colorful magnets writing out "2016"

What will 2016 bring for pharma? Well, the cognoscenti are in consensus that there will be more ugly wrangling over drug prices, but beyond that media and political certainty? I canvassed the office, and here’s what I heard:

  • Large pharmas will make a big push into programmatic advertising. Pharmas have so far largely shied away from going programmatic, due to worries about data security, privacy and regulatory pitfalls, but as automated placement is proven and growing more sophisticated, and pharmas can’t resist the siren song of hypertargeted advertising forever.  To paraphrase Kent Brockman, I, for one, welcome our new algorithmic overlords.
  • A major health data breach will give pharma and tech a nasty case of the willies, as consumers, professionals and politicians ask awkward questions about the security of their data (and no one has truly reassuring answers). There have been some scares already – think 2014’s iCloud hack, or more recent news that criminals have been hacking Fitbit accounts as part of a warranty fraud scam – but the big shoe yet to drop is when hackers steal health data specifically for resale or blackmail or whatever. Our studies show that consumers are concerned about data security with sensor tech, but that they will take calculated risks where they see benefits to their health or their bottom lines. That calculus could change with new facts.
  • The long-awaited EHR vendor consolidation will start to happen. Okay, granted, people have been saying this for years, but there’s only room for one 1,000-something vendors in this here marketplace.  As the number of huge enterprise EHR systems dwindles, opportunities will emerge for pharmas, whether through bolt-on services or in-EHR offerings such as coupons and patient education.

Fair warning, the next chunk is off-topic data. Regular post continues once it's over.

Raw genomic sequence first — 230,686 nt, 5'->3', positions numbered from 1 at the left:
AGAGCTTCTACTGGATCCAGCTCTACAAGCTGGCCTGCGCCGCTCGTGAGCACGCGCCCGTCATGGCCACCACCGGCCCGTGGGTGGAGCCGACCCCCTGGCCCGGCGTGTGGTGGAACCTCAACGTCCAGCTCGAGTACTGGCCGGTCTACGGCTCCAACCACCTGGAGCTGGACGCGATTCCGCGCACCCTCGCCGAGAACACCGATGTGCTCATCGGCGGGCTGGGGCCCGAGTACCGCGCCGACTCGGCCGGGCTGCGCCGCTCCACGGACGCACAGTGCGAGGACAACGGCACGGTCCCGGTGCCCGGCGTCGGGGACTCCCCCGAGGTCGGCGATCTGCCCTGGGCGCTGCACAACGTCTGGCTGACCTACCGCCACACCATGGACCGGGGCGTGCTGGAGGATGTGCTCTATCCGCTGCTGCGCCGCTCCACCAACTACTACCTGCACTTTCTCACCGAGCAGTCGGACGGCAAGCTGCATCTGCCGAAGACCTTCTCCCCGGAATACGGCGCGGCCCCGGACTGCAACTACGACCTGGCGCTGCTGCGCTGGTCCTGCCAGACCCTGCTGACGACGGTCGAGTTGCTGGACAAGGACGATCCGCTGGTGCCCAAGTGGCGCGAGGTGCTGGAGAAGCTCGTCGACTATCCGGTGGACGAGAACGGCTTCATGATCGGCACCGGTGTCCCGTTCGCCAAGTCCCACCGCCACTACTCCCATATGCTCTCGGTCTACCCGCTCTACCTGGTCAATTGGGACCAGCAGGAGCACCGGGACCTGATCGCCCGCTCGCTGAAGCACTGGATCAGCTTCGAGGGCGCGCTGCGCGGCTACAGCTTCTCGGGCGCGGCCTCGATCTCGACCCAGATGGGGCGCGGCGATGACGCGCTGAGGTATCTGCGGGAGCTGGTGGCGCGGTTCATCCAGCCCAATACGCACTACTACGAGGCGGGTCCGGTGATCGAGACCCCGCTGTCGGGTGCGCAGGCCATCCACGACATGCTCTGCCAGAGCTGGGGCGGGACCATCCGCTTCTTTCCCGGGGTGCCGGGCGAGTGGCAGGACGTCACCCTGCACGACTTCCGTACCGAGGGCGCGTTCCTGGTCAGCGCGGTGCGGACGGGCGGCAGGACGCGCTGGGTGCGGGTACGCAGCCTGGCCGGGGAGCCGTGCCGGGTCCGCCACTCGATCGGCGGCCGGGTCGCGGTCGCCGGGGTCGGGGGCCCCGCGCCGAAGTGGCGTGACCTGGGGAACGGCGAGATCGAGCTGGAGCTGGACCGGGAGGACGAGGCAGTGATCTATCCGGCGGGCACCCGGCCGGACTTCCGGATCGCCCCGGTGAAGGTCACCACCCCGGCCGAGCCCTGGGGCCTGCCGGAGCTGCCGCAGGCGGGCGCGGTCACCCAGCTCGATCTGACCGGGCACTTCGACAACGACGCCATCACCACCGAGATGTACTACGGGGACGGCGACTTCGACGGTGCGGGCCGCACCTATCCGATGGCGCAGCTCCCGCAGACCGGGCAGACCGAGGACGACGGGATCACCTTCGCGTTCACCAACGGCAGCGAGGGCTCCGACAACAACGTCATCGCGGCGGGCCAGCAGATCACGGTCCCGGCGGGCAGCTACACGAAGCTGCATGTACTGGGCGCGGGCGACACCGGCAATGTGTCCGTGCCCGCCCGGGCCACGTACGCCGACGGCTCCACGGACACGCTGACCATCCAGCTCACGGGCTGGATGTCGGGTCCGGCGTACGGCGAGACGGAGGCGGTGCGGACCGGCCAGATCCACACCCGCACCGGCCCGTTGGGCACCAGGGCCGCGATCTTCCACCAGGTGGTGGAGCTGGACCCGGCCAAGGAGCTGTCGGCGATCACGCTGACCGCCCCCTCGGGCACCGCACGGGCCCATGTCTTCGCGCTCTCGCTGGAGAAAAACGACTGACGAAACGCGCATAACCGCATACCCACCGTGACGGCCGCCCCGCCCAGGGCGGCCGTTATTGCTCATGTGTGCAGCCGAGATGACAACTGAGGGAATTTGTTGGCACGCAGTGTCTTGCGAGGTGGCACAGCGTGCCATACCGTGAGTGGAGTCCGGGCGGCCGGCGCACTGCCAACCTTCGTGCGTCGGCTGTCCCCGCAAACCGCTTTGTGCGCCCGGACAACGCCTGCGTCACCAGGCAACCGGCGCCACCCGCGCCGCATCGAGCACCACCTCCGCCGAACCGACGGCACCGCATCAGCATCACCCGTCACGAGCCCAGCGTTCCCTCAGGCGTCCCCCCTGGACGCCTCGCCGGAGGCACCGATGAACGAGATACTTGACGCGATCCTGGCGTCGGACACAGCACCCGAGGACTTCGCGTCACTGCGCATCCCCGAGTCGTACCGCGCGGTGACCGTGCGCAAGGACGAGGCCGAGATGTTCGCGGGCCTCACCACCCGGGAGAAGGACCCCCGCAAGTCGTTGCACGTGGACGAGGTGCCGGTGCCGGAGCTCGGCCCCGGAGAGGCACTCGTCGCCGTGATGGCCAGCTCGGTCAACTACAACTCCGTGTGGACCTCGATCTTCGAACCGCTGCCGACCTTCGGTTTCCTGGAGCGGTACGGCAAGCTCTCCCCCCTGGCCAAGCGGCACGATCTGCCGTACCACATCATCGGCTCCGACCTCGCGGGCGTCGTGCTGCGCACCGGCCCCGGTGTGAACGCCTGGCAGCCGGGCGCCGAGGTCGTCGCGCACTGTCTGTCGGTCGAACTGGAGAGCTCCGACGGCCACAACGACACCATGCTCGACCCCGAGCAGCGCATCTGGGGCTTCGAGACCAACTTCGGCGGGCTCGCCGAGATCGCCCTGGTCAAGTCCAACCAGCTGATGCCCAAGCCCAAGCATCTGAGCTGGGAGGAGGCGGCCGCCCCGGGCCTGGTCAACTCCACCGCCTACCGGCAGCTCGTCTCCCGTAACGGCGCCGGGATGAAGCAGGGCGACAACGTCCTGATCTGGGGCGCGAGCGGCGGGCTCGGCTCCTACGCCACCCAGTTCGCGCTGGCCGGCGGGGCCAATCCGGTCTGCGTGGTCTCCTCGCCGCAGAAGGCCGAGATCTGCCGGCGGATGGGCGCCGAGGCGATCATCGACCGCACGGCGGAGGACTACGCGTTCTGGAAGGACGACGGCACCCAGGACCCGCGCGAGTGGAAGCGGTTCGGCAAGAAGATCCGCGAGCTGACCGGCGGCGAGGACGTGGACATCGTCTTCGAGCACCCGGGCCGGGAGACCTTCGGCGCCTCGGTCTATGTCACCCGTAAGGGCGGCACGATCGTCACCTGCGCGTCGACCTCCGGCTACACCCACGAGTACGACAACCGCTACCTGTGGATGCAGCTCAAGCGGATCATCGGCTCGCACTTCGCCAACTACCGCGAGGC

• At least one major U.S. brand launch will be online-only – no TV. So far, we’ve seen some smaller brands and brands abroad do digital-only launches, and we’ve seen some excellent digital-forward campaigns (looking at you, Gilenya) – but this is the year pharma starts to cut the cord completely. And it’s about time, too, as our data shows that online ads are just as memorable as TV among those consumers that request a specific branded drug from their provider.
  • Pharma will shift dollars out of DTC TV and into digital ads, resources and services in recognition of the facts that 1.) consumers are looking for info online when making healthcare decisions, and 2.) among those requesting a specific branded Rx by name, recall rates for online ads and TV ads are at parity.
  • FDA will mellow out on busting wayward pharma promotion. This one actually seems to be happening already – in 2015, the agency’s Office of Prescription Drug Promotion issued a record low number of enforcement letters, and since OPDP’s . Some think the agency is feeling the heat of some serious First Amendment challenges to its regulatory authority, but it’s clear that they’re rethinking the nature of promotion – and regulation – in a digital age. Not that this means more guidance will be forthcoming – FDA brass have stated that they don’t want to issue regulations that become outmoded the day after they’re published, and technology is moving at breakneck speed.

Six healthcare policy questions hanging in the balance as the United States votes

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